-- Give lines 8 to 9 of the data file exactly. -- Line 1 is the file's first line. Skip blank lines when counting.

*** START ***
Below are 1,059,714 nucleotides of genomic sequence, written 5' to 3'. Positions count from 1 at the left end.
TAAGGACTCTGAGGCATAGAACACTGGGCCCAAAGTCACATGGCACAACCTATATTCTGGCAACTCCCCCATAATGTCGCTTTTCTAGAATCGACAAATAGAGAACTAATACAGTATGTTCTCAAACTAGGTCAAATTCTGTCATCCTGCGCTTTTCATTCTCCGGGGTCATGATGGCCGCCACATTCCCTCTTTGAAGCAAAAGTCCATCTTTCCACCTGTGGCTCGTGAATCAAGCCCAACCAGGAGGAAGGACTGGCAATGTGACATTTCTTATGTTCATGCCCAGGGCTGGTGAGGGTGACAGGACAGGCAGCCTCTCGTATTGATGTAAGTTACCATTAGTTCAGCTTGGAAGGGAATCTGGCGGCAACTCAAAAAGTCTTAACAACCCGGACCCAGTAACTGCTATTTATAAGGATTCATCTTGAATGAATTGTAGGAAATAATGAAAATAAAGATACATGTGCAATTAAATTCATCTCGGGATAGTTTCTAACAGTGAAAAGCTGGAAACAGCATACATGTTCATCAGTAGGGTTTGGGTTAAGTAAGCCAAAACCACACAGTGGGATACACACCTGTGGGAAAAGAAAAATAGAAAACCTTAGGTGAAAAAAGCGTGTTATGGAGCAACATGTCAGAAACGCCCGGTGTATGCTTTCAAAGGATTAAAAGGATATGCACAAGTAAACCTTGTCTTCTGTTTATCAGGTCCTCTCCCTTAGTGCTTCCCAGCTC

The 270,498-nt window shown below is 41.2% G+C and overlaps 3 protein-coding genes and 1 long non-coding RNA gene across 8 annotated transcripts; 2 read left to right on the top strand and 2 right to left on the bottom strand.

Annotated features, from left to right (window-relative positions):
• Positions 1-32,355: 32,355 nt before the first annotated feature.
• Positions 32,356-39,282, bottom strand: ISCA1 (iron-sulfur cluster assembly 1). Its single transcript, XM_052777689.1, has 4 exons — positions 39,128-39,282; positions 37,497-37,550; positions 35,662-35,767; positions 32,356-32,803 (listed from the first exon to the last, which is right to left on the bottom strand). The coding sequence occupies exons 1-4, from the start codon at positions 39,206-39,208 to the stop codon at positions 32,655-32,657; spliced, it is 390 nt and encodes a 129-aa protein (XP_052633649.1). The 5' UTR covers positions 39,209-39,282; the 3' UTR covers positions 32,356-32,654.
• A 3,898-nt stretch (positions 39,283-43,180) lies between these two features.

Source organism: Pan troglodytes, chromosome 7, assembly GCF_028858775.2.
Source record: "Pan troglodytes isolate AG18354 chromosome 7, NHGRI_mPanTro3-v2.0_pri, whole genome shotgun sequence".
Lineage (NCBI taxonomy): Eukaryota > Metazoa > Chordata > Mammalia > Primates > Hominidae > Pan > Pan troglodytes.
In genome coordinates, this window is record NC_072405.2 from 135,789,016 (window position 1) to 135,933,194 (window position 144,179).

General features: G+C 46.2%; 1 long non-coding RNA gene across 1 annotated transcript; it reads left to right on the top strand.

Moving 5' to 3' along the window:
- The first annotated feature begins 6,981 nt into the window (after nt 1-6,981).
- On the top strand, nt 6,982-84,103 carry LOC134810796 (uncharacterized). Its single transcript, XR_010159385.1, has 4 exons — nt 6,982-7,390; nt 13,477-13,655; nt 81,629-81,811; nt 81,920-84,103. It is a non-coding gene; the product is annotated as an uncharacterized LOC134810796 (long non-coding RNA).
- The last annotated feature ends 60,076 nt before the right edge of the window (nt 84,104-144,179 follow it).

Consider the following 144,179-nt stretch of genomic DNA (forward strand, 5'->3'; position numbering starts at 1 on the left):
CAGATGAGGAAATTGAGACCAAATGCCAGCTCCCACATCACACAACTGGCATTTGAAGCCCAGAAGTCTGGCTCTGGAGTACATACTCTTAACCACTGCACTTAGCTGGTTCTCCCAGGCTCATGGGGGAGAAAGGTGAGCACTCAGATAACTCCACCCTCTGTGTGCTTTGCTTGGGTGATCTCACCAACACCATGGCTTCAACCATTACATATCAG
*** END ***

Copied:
Source organism: Pan troglodytes, chromosome 7, assembly GCF_028858775.2.
Source record: "Pan troglodytes isolate AG18354 chromosome 7, NHGRI_mPanTro3-v2.0_pri, whole genome shotgun sequence".